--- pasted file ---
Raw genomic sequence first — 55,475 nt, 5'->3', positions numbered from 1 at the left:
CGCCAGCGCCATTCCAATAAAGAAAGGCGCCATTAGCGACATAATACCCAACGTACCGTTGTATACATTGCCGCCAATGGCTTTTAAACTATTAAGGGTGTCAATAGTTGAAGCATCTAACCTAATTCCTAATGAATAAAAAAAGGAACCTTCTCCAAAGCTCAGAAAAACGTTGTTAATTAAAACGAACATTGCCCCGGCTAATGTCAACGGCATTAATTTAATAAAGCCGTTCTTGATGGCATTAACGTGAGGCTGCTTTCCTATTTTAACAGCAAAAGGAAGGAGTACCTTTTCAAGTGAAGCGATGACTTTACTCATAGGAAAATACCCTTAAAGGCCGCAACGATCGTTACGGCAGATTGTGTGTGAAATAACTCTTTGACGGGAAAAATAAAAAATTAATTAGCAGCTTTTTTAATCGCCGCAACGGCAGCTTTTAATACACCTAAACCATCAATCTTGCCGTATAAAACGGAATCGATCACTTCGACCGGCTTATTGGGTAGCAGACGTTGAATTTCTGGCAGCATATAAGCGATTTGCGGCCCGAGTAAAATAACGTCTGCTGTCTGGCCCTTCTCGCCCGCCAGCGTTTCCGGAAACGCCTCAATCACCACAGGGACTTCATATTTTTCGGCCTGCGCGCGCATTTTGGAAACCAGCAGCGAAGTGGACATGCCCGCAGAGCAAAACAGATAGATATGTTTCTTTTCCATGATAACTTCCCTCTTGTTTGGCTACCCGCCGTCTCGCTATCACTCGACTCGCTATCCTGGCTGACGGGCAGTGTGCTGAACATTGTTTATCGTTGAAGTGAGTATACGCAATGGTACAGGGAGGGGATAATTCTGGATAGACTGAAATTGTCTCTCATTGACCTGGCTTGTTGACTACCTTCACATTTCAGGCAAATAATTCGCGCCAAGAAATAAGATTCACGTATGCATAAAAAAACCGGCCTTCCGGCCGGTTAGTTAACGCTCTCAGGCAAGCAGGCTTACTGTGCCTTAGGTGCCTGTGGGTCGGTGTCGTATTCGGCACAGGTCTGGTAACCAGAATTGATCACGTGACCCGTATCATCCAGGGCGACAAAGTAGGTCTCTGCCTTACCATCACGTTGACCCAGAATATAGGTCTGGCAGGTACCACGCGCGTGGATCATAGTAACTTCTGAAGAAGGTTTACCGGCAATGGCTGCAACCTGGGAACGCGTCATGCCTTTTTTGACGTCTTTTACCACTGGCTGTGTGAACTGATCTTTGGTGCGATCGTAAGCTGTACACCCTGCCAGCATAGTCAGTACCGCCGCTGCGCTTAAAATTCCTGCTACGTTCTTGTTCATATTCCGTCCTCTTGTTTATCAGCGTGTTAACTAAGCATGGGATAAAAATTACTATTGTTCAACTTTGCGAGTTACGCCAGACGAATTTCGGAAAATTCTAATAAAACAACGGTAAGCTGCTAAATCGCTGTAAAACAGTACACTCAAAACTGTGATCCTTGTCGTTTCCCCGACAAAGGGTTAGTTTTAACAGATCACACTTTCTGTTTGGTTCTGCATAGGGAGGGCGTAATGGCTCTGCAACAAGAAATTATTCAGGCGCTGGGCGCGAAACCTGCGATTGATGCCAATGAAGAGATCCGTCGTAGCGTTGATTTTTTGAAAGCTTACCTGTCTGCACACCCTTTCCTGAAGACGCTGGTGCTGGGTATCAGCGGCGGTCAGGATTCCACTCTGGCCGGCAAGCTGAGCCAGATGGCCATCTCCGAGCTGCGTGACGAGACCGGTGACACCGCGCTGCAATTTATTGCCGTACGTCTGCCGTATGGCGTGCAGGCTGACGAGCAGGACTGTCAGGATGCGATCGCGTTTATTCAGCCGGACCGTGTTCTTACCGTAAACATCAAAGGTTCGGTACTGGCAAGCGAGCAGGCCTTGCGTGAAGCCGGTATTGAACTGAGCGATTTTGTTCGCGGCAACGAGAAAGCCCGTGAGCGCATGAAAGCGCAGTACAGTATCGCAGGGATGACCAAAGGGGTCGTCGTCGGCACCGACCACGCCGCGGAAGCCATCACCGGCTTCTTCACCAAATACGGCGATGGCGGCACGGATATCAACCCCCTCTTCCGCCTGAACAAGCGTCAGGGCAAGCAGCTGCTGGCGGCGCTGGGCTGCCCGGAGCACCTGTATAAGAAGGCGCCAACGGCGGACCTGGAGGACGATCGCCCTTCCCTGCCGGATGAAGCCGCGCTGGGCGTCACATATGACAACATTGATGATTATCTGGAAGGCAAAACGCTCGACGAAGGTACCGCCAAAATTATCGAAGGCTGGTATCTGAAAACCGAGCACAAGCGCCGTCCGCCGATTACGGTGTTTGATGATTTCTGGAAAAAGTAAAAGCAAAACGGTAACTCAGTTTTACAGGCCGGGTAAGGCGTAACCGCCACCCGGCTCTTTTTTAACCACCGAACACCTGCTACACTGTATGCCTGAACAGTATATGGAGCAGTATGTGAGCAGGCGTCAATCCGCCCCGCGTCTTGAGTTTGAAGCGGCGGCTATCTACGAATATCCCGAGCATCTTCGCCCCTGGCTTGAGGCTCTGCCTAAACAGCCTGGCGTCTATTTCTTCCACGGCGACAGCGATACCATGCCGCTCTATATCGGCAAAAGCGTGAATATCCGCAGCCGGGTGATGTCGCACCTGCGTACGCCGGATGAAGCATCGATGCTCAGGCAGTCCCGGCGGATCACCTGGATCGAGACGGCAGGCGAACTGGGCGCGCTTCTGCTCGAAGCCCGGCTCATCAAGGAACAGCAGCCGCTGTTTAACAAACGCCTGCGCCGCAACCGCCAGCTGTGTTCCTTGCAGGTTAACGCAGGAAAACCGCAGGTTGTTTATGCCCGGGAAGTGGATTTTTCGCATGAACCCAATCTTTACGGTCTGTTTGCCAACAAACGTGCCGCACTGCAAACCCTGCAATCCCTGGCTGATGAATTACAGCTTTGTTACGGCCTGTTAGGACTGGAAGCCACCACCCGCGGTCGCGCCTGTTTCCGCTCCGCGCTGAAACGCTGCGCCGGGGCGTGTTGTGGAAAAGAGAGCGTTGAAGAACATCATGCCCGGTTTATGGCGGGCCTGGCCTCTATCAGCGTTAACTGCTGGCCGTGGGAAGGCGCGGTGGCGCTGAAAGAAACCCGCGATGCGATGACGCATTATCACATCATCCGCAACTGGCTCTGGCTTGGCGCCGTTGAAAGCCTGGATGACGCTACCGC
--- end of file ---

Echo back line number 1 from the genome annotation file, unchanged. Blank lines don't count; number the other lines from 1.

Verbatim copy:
Raw genomic sequence first — 55,475 nt, 5'->3', positions numbered from 1 at the left: